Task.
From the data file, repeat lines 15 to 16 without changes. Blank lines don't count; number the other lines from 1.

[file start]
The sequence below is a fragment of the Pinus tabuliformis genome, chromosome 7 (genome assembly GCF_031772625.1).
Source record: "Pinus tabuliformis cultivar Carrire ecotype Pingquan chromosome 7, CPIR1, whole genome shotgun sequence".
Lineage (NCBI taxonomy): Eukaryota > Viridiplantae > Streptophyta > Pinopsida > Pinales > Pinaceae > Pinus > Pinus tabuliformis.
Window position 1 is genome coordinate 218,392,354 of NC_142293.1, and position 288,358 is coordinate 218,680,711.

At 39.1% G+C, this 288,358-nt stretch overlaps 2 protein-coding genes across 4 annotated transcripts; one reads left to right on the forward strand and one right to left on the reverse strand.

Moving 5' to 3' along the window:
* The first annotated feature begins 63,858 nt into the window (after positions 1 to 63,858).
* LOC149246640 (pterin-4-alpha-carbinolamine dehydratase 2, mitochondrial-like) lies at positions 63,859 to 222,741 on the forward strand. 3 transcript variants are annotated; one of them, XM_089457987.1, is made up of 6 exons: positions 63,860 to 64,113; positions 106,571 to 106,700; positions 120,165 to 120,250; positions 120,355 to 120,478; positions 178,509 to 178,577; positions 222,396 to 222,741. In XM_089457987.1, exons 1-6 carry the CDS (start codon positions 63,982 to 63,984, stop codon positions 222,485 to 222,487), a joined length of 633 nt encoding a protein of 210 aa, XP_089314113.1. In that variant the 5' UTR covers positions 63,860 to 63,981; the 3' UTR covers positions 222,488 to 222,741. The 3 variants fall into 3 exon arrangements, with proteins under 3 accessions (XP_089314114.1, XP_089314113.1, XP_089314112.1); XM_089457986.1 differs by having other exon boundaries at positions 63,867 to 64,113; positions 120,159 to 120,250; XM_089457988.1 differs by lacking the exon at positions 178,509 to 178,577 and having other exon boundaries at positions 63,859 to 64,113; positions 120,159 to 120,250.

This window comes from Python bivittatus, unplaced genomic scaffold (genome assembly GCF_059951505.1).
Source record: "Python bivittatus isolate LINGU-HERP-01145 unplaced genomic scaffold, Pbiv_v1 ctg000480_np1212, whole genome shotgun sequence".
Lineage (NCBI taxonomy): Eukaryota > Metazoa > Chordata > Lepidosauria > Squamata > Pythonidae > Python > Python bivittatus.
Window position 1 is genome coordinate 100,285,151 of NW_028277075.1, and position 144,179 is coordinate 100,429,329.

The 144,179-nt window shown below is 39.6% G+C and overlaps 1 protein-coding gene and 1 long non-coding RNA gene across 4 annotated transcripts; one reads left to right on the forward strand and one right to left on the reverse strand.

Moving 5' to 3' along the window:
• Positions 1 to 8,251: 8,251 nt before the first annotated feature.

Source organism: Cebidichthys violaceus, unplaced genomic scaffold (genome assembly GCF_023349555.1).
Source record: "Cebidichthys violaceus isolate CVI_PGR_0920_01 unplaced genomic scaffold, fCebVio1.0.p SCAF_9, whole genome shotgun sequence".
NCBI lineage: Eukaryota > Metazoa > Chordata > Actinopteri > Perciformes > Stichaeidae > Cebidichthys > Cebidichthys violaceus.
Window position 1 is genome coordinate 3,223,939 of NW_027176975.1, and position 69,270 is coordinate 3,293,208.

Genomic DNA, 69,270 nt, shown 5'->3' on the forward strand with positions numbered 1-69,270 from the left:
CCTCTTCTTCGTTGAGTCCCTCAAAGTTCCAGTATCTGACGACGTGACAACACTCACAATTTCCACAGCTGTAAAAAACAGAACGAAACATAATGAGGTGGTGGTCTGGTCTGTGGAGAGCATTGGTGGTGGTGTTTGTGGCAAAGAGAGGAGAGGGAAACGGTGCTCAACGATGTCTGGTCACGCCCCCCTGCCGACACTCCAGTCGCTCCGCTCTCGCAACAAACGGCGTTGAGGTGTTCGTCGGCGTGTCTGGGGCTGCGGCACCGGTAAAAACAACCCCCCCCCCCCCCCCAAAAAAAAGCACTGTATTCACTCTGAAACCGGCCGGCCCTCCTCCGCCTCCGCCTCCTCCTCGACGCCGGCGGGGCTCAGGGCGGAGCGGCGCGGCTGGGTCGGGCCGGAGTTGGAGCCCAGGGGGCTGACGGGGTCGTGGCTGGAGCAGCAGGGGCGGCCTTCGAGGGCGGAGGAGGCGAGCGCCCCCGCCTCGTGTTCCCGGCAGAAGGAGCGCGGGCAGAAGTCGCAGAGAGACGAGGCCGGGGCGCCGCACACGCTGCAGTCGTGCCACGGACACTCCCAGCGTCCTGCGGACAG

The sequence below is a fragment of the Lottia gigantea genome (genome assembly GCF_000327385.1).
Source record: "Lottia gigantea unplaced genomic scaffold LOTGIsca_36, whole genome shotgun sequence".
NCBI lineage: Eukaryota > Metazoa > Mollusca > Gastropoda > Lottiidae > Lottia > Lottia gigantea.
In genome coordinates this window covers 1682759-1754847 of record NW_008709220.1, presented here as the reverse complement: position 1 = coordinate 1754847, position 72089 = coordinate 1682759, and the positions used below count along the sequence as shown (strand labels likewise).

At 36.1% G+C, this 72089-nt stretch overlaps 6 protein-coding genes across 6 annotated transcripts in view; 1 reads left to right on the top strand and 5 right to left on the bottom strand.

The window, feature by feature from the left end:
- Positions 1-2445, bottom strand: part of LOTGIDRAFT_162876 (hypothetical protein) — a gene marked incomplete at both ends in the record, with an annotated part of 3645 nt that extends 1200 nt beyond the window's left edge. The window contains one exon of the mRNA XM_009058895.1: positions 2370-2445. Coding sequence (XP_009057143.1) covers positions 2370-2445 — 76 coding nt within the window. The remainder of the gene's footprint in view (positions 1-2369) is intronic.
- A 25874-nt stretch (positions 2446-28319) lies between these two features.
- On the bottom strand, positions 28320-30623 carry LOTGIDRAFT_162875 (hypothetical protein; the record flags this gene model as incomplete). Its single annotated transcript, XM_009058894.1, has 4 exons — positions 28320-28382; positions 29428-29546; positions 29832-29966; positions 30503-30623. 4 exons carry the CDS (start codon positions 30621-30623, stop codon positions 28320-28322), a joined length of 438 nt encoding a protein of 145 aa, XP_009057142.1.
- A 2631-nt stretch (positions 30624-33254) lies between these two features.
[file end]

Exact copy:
• Positions 1 to 8,251: 8,251 nt before the first annotated feature.

Source organism: Cebidichthys violaceus, unplaced genomic scaffold (genome assembly GCF_023349555.1).